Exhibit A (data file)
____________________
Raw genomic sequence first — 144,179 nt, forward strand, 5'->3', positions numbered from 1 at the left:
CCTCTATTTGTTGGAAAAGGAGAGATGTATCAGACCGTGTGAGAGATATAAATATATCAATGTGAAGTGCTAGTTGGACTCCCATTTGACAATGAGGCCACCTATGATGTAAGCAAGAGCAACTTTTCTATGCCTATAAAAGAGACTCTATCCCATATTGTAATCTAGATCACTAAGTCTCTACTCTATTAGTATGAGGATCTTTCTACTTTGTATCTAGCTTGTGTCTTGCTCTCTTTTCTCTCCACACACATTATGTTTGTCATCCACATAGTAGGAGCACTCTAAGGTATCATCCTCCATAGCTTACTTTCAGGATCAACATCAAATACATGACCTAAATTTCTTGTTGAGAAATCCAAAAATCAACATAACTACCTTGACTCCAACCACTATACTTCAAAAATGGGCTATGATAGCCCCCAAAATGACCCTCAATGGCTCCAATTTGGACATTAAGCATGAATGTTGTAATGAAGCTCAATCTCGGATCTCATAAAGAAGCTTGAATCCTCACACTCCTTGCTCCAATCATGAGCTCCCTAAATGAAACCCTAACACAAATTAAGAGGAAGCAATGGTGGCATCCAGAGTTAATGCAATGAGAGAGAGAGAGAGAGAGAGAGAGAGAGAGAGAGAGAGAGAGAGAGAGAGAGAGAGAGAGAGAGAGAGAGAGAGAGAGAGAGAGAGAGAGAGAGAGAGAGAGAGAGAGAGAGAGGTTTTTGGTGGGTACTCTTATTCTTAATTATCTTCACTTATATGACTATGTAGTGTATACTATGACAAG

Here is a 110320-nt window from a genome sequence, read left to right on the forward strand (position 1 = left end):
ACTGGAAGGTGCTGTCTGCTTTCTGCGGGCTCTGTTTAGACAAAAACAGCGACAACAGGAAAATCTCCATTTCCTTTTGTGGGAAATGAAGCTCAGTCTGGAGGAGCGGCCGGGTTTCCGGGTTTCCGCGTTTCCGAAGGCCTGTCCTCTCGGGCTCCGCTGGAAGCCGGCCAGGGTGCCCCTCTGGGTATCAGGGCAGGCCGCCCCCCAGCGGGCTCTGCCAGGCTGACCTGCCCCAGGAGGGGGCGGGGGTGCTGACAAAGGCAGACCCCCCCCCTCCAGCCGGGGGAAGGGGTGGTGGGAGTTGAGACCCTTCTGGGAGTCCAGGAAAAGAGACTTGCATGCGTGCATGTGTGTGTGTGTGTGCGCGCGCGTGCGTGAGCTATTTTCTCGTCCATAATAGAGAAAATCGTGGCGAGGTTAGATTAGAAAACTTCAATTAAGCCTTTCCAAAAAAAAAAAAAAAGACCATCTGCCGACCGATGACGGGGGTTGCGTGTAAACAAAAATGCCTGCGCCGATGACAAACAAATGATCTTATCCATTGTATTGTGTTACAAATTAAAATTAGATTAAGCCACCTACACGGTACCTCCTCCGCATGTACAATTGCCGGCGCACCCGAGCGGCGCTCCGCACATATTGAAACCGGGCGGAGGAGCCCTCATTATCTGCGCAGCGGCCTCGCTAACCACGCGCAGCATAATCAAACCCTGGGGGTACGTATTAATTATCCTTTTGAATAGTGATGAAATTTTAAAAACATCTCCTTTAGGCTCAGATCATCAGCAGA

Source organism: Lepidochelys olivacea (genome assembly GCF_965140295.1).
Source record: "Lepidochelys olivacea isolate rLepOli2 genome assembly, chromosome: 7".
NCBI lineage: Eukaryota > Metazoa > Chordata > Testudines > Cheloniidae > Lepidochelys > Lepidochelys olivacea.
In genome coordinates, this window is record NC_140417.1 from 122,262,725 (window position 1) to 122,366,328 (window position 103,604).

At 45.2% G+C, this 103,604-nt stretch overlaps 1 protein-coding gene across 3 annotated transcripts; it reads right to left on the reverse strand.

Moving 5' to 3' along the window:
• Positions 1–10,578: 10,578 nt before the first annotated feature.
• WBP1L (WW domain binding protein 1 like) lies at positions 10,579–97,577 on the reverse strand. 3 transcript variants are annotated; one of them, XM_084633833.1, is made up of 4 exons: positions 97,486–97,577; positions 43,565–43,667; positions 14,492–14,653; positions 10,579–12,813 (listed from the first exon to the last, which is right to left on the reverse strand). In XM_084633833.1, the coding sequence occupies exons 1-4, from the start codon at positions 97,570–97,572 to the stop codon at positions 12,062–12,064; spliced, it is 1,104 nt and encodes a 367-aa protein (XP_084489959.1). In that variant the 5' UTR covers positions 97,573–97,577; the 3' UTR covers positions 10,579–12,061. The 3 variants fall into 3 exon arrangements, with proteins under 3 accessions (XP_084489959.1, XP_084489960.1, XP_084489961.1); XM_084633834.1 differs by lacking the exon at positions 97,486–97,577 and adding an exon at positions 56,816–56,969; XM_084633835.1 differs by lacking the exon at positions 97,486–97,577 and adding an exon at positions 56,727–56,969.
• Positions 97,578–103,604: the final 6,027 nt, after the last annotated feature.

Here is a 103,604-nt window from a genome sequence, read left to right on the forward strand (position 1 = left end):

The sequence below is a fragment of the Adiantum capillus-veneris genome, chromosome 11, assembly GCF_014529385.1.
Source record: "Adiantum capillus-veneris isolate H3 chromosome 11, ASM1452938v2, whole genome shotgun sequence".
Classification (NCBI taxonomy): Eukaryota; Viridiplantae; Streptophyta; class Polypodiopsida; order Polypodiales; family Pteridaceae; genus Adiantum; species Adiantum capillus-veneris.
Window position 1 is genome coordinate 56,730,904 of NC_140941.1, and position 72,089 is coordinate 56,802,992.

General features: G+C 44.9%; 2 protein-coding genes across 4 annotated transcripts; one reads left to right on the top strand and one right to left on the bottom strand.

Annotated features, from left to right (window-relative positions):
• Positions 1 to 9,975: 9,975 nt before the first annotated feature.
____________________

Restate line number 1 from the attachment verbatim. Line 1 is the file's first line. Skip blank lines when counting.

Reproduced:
Raw genomic sequence first — 144,179 nt, forward strand, 5'->3', positions numbered from 1 at the left: